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Performing the micro-social: using theatre to debate research findings on everyday life, health and wellbeing

Byrne, Ellie, Elliott, Eva and Williams, Gareth 2016. Performing the micro-social: using theatre to debate research findings on everyday life, health and wellbeing. Sociological Review 64 (4) , pp. 715-733. 10.1111/1467-954X.12432

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Abstract

This paper describes and critically assesses the use and development of a model of participatory theatre to re-appropriate the ways in which a place in the de-industrialised south Wales valleys is represented. Neo-liberal policies which focus on individual responsibility, conditionality, sanctions and incentives frame the production of statistics on health inequality and deprivation in particular ways. While ‘place’ can be a resource for expressing positive identities this presents people living in economically under resourced areas with a problem if that place based identity is also subject to vilification. In this paper we focus on three objectives: to explore negative stereotypes of a post-industrial community; to describe the methods and process of working alongside local people to offer alternative ways of understanding place; and to discuss the implications of using community theatre for policy and practice. We argue that theatre-based forms of place-making and dialogue can create spaces where policy issues, such as health and wellbeing, can be discussed in the context of everyday local concerns. Meanings in common are generated in ways that create affective understandings of place and the impact of economic change and crisis (Jones et al., 2013). These co-productive processes are uncertain, emergent, and risky and need to be managed carefully in the context of trustful relations.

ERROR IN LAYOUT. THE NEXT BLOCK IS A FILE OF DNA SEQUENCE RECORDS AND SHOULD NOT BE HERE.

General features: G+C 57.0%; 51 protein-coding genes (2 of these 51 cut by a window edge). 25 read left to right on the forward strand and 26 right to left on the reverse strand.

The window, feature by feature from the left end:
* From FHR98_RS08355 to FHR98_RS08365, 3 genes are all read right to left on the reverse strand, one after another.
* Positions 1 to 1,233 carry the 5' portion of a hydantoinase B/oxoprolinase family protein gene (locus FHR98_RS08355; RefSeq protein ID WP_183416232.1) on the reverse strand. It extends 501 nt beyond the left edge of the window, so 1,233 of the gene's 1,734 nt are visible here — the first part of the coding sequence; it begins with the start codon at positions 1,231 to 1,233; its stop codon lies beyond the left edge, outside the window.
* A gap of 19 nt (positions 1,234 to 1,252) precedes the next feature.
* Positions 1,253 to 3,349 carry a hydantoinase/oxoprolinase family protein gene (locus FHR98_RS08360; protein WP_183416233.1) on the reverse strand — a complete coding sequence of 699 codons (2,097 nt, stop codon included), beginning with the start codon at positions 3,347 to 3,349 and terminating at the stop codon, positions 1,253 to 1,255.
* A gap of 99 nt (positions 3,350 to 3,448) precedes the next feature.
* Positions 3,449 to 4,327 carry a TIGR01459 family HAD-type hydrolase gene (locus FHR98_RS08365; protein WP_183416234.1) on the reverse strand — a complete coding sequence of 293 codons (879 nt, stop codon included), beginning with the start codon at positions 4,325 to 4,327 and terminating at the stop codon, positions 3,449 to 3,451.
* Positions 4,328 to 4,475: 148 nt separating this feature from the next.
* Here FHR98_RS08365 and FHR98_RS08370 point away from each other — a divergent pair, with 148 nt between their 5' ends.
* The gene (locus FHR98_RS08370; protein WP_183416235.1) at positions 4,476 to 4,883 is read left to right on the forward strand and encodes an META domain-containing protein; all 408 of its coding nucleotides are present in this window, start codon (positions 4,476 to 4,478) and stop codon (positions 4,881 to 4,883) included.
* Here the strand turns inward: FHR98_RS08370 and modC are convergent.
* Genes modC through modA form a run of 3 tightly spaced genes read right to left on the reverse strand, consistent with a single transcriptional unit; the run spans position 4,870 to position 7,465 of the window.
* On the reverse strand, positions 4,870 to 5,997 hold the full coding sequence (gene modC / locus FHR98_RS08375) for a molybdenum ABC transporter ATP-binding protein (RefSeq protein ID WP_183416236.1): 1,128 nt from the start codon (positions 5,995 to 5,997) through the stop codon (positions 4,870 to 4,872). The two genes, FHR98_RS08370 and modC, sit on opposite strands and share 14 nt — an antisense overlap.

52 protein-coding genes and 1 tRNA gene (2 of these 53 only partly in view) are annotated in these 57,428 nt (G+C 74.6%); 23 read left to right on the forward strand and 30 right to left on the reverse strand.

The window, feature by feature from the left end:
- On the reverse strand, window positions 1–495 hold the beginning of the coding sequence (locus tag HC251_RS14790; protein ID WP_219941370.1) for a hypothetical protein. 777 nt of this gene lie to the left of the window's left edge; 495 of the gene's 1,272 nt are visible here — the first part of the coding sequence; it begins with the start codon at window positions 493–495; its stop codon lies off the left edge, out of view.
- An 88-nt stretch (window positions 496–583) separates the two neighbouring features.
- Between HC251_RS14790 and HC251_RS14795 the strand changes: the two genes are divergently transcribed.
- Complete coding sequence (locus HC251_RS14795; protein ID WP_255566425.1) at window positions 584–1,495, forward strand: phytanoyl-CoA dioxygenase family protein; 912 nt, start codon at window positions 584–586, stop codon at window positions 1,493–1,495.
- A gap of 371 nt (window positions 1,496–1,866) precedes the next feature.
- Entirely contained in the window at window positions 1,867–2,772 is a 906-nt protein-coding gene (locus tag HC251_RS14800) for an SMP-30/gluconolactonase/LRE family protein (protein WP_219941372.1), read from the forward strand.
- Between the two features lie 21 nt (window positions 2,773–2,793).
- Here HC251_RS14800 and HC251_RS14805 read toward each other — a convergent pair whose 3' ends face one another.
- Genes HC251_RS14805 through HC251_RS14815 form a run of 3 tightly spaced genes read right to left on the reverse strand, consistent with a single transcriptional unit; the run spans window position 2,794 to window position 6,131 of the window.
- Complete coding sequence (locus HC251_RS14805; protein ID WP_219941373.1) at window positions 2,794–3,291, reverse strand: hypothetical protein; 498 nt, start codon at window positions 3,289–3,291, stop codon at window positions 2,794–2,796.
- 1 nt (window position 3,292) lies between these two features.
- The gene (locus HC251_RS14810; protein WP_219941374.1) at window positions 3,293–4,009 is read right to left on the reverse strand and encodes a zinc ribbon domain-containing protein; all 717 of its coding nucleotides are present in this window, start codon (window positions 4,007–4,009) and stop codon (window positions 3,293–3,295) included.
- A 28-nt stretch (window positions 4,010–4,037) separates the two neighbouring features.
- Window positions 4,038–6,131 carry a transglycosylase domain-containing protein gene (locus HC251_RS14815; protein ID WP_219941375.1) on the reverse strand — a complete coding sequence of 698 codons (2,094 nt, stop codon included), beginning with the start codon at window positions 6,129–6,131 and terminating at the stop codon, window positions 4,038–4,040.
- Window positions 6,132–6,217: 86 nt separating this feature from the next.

Item Type: Article
Date Type: Published Online
Status: Published
Schools: Social Sciences (Includes Criminology and Education)
Subjects: H Social Sciences > H Social Sciences (General)
H Social Sciences > HM Sociology
H Social Sciences > HN Social history and conditions. Social problems. Social reform
H Social Sciences > HT Communities. Classes. Races
Uncontrolled Keywords: Territorial stigma, inequality, health and wellbeing, participatory theatre, micro-sociality
Publisher: Wiley
ISSN: 0038-0261
Funders: AHRC
Date of First Compliant Deposit: 11 January 2017
Date of Acceptance: 10 August 2016
Last Modified: 04 Jun 2017 09:30
URI: http://orca-mwe.cf.ac.uk/id/eprint/95976

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